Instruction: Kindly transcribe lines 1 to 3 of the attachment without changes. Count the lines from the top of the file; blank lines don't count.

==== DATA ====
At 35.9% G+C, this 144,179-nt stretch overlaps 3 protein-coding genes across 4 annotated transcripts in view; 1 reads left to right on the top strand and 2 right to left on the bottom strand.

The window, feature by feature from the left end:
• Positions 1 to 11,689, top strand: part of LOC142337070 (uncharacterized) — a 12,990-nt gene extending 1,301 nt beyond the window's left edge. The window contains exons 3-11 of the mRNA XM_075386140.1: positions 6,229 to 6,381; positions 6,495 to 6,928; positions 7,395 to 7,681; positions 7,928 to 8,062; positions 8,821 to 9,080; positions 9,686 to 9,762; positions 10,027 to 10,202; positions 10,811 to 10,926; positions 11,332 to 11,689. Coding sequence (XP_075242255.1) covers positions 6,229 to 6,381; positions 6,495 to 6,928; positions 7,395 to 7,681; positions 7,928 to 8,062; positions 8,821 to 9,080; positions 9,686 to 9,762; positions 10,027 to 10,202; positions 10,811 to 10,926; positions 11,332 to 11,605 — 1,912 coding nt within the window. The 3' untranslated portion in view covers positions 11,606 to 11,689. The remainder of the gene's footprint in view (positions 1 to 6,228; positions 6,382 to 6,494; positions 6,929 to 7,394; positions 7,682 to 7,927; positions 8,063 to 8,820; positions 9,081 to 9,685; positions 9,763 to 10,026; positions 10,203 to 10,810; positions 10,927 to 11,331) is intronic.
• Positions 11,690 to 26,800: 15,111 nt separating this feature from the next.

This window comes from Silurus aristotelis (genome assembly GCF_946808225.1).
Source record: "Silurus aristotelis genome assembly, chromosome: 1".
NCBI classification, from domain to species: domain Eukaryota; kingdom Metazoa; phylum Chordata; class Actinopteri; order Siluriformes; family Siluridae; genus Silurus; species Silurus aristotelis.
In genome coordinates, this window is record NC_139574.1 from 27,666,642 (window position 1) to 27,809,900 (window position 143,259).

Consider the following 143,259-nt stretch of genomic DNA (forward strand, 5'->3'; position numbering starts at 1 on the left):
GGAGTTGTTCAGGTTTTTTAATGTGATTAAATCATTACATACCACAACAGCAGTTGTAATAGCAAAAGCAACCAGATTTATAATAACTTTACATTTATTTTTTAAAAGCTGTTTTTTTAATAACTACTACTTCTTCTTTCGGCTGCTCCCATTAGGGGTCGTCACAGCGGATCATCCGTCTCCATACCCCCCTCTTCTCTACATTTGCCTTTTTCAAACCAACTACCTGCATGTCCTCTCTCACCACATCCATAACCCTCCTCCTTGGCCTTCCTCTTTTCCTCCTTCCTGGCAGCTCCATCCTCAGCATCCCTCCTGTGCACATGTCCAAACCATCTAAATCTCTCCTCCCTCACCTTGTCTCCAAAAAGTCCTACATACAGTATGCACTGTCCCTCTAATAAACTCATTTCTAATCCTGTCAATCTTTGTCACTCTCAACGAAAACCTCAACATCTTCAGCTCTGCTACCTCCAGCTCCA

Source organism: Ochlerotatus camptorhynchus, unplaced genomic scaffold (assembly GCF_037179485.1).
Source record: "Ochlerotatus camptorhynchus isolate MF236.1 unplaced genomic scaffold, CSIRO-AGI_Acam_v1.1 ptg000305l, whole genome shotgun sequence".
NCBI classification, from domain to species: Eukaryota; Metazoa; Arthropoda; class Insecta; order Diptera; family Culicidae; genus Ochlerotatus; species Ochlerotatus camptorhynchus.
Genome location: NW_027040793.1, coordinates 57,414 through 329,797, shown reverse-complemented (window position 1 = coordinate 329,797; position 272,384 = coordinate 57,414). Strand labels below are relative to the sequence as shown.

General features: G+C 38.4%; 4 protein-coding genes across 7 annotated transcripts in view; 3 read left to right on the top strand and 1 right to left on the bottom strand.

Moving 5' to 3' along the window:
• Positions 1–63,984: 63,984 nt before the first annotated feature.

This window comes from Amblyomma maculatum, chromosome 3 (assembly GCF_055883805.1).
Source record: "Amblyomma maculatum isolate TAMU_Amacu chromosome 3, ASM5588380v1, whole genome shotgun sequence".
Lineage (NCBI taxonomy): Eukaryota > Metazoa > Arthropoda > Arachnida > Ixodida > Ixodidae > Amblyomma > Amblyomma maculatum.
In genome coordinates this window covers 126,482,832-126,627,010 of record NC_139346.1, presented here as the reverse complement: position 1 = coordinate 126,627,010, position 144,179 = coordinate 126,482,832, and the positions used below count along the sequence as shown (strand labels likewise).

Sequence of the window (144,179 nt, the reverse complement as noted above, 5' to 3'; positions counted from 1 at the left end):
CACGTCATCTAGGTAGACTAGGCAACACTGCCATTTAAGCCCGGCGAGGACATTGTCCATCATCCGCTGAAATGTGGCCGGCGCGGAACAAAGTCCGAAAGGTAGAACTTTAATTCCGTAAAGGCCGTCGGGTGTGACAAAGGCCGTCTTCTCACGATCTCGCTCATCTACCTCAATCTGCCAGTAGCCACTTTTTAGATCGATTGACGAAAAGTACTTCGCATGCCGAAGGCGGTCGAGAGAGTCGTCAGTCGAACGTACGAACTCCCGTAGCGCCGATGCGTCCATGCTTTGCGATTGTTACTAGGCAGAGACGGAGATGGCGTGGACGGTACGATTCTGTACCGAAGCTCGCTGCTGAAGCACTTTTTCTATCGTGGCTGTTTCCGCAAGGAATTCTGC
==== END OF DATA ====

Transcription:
At 35.9% G+C, this 144,179-nt stretch overlaps 3 protein-coding genes across 4 annotated transcripts in view; 1 reads left to right on the top strand and 2 right to left on the bottom strand.

The window, feature by feature from the left end:
• Positions 1 to 11,689, top strand: part of LOC142337070 (uncharacterized) — a 12,990-nt gene extending 1,301 nt beyond the window's left edge. The window contains exons 3-11 of the mRNA XM_075386140.1: positions 6,229 to 6,381; positions 6,495 to 6,928; positions 7,395 to 7,681; positions 7,928 to 8,062; positions 8,821 to 9,080; positions 9,686 to 9,762; positions 10,027 to 10,202; positions 10,811 to 10,926; positions 11,332 to 11,689. Coding sequence (XP_075242255.1) covers positions 6,229 to 6,381; positions 6,495 to 6,928; positions 7,395 to 7,681; positions 7,928 to 8,062; positions 8,821 to 9,080; positions 9,686 to 9,762; positions 10,027 to 10,202; positions 10,811 to 10,926; positions 11,332 to 11,605 — 1,912 coding nt within the window. The 3' untranslated portion in view covers positions 11,606 to 11,689. The remainder of the gene's footprint in view (positions 1 to 6,228; positions 6,382 to 6,494; positions 6,929 to 7,394; positions 7,682 to 7,927; positions 8,063 to 8,820; positions 9,081 to 9,685; positions 9,763 to 10,026; positions 10,203 to 10,810; positions 10,927 to 11,331) is intronic.